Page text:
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EVMs vulnerable to fraud: Experts
The findings are at odds with the Election Commission claims that Indian EVMs don't have weakness.
New Delhi: The electronic voting machines (EVMs) used in India are vulnerable to fraud, and it is important for votes to be counted in a manner that can be seen and verified, a group of experts said on Thursday.
In a collaborative study, a team of Indian and international experts has revealed that even brief access to the voting machines can allow criminals to alter election results.
As details of the machines' design have never been publicly disclosed, and they have not been subjected to a rigorous, independent security analysis, the experts said in a statement that their research findings acquire vital significance.
These findings, they said, were at odds with the Election Commission claims that weaknesses found in other EVMs around the world do not apply to the Indian product.
But the statement said the findings of this group's research "clearly show that India's EVMs are far from being perfect and suffer from serious security vulnerabilities".
This collaborative study was performed by a team of researchers from NetIndia Ltd, based in Hyderabad, the University of Michigan in the US and a non-profit organisation in the Netherlands specialising in electronic voting related issues.
India has around 1.4 million EVMs, which record votes only for internal memory and provide no paper records for later inspection or recount. Here, trust is placed in the hardware and software of the voting machines.
The researchers said they had shown that the EVMs can be attacked, either by replacing a small part of the machine with an identical component that can be silently instructed to steal a percentage of the votes in favor of a chosen candidate.
These instructions can even be sent from a mobile phone.
Another attack would involve the use of a pocket-sized device to change the votes stored in the EVM between the day of polling and when the votes get counted.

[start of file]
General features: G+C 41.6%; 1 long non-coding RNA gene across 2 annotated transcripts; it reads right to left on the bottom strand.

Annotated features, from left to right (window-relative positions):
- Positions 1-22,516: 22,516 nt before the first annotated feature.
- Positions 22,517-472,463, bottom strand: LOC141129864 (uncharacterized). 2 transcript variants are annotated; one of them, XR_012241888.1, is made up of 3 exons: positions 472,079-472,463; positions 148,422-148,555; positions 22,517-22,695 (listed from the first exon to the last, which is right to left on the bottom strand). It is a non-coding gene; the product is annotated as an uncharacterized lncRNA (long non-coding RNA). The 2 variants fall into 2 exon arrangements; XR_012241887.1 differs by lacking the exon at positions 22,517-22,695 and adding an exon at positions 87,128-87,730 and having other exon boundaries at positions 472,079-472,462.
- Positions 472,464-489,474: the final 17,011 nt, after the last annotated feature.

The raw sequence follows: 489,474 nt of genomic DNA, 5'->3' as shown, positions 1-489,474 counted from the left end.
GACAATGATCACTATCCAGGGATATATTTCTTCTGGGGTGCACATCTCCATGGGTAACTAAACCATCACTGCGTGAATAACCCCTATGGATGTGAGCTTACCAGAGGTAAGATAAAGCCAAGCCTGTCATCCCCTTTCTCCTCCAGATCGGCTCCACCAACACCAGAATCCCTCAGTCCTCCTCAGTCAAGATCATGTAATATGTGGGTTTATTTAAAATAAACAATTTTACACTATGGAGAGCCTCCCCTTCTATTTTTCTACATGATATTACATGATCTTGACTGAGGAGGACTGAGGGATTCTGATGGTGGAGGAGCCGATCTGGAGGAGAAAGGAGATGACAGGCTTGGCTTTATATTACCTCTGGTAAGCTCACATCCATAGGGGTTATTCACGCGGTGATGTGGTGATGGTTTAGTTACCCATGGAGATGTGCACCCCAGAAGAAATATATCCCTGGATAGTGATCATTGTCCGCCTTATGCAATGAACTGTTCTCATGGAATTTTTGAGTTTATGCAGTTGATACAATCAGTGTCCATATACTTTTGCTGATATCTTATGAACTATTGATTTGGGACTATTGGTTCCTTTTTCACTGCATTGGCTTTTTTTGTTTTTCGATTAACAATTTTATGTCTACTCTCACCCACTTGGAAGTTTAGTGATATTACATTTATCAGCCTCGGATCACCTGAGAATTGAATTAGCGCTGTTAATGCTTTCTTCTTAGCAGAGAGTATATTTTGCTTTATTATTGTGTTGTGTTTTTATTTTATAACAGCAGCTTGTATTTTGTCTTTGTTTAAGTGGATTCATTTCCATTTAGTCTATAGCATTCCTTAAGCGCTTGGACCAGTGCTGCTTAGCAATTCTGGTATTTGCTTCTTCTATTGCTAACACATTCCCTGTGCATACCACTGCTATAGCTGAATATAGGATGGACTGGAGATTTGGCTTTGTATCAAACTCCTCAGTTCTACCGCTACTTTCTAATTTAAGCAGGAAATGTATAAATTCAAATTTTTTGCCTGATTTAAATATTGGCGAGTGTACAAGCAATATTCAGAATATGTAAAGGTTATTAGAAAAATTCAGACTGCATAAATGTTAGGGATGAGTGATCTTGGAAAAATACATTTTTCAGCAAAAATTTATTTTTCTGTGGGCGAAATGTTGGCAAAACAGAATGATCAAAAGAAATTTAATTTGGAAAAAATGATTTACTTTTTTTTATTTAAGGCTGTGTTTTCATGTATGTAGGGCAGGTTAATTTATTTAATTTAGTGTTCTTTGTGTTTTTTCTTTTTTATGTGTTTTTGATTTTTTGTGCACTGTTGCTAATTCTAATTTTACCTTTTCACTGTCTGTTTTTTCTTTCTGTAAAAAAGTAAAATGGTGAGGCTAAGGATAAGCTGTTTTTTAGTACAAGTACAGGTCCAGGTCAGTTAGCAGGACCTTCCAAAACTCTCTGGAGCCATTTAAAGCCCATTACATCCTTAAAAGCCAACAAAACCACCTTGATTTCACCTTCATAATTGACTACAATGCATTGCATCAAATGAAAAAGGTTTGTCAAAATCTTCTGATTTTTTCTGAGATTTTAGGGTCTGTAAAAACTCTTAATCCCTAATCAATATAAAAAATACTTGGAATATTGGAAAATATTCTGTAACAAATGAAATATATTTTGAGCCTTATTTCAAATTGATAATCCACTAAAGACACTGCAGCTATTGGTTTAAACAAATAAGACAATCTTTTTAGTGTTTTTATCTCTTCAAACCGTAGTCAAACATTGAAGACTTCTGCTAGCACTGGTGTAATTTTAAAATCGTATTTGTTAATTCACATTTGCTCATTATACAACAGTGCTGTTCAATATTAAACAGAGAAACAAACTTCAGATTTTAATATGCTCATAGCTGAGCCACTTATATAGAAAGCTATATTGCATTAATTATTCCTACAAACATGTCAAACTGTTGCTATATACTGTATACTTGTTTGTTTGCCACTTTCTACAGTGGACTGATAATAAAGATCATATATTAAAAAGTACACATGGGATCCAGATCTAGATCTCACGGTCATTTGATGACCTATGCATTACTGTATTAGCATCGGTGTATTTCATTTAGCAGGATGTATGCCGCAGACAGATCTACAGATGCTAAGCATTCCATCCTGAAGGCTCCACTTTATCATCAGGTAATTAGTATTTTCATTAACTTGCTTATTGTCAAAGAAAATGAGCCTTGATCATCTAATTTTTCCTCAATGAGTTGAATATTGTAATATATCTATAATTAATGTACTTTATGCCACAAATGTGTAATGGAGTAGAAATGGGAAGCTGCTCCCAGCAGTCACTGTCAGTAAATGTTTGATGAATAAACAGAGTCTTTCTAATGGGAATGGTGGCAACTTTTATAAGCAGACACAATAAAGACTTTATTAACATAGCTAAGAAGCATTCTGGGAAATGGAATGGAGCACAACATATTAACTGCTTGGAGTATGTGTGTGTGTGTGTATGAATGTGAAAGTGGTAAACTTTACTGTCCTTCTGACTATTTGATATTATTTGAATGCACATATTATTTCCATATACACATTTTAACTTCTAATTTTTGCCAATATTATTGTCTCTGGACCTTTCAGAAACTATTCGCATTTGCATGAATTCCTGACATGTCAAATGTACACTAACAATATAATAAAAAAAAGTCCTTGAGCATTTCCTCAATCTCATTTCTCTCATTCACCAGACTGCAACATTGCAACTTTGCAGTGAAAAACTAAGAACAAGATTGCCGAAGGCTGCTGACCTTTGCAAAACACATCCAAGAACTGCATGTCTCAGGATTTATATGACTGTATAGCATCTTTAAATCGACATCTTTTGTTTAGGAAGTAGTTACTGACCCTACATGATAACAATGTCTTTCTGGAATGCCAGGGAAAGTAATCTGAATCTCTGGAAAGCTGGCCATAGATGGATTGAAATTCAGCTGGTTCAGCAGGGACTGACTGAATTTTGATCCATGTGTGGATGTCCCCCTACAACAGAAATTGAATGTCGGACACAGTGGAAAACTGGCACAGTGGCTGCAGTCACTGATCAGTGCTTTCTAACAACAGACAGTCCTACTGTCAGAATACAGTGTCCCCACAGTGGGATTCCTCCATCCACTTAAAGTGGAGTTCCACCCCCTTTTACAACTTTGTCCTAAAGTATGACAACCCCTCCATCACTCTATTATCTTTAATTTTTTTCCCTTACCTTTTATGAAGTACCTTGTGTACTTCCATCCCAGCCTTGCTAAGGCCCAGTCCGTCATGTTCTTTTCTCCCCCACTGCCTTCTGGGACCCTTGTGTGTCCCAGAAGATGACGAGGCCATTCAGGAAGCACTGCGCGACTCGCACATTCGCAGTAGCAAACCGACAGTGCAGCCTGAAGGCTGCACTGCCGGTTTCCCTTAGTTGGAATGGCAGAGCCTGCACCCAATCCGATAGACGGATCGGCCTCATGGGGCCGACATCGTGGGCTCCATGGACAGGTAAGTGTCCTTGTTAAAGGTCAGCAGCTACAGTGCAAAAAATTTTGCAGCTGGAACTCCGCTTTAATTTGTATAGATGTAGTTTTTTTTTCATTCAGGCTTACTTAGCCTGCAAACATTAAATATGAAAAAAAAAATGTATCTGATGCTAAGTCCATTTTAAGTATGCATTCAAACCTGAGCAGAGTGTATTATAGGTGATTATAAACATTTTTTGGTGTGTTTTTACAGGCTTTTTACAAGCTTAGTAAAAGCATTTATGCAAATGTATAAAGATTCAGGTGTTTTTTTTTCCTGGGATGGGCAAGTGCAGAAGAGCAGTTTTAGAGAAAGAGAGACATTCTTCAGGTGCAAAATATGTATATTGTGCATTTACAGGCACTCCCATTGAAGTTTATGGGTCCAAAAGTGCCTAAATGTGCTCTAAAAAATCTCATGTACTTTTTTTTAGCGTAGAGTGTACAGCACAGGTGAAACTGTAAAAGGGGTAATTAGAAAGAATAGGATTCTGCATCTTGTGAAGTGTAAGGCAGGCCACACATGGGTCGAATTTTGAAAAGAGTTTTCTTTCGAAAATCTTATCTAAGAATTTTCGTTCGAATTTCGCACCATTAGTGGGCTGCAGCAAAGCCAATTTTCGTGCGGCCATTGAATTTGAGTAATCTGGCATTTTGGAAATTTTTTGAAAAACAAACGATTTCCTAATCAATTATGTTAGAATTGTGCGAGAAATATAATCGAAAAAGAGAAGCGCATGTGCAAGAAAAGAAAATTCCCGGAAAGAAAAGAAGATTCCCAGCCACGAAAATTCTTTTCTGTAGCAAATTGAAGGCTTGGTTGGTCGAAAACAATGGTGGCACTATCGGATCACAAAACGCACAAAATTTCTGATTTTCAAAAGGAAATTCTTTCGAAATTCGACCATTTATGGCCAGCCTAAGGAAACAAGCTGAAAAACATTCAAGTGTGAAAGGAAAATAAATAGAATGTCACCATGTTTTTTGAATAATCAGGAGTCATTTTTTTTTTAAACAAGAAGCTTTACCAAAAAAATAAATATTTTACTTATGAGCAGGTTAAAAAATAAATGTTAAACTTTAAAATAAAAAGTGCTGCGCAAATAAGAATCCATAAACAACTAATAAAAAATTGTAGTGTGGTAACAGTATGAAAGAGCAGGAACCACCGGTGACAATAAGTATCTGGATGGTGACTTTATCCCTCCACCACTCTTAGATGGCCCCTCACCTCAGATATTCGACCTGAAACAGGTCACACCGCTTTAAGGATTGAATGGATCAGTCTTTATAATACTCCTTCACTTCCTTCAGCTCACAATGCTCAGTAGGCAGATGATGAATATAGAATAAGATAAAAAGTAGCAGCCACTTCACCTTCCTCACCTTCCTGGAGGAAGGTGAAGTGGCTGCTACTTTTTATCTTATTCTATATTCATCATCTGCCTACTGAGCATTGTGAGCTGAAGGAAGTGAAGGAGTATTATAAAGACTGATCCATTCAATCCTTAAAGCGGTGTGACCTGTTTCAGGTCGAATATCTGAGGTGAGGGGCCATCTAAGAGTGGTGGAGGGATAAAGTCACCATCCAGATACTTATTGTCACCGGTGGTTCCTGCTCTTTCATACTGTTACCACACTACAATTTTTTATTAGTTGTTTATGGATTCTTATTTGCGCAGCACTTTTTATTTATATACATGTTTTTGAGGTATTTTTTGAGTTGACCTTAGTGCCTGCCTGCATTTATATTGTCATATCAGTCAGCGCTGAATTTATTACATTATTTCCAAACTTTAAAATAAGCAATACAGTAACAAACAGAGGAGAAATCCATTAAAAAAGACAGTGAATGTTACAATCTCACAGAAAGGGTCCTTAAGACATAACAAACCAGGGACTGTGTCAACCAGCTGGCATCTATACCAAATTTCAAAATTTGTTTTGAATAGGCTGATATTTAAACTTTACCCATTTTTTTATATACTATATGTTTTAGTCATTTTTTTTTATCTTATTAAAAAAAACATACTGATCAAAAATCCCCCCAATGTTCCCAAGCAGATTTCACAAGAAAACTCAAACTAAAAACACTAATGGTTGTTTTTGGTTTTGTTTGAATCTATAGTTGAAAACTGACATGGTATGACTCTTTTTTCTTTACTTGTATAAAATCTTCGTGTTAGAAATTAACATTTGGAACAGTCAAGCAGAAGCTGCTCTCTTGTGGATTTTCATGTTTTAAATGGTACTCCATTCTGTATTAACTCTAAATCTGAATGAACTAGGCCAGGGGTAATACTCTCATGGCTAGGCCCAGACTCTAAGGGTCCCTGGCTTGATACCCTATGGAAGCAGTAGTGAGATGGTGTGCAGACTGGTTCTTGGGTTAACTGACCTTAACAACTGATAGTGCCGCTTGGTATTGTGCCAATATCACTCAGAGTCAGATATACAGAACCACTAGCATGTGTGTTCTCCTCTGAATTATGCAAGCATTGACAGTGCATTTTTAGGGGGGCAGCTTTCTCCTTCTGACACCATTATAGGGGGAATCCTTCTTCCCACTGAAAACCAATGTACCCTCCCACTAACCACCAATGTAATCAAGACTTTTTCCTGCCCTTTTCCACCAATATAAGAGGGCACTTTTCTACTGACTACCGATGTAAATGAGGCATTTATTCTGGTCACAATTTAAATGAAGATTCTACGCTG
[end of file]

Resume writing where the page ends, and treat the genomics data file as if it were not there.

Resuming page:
"The simple design of the EVMs lends itself for such attacks. Our study has demonstrated two attacks on the EVMs. More such attacks are possible. These attacks are possible despite the existence of procedural checks and safeguards that the Election Commission has introduced," said Hari Prasad, a computer engineer from Hyderabad who organised the study.
The design of EVMs relies entirely on physical security of machines and the integrity of election insiders, including private technicians hired by the EVM manufacturers.
The EVMs have no provisions for storing secrets to prevent manipulations by attackers having physical access to the machines.
Rop Gonggrijp, a security researcher from the Netherlands, said: "Such machines have already been abandoned in Ireland, the Netherlands, Germany, Florida (US) and many other places. India should follow suit."
Gonggrijp added: "Computers can be programmed to count votes honestly. But since nobody can watch them, they might just as easily be programmed to count dishonestly."
Political analyst G.V.L. Narasimha Rao said the distrust among political leaders of all hues on voting machines was high. "It is about time India shunned paperless voting to make its election outcomes credible and verifiable."
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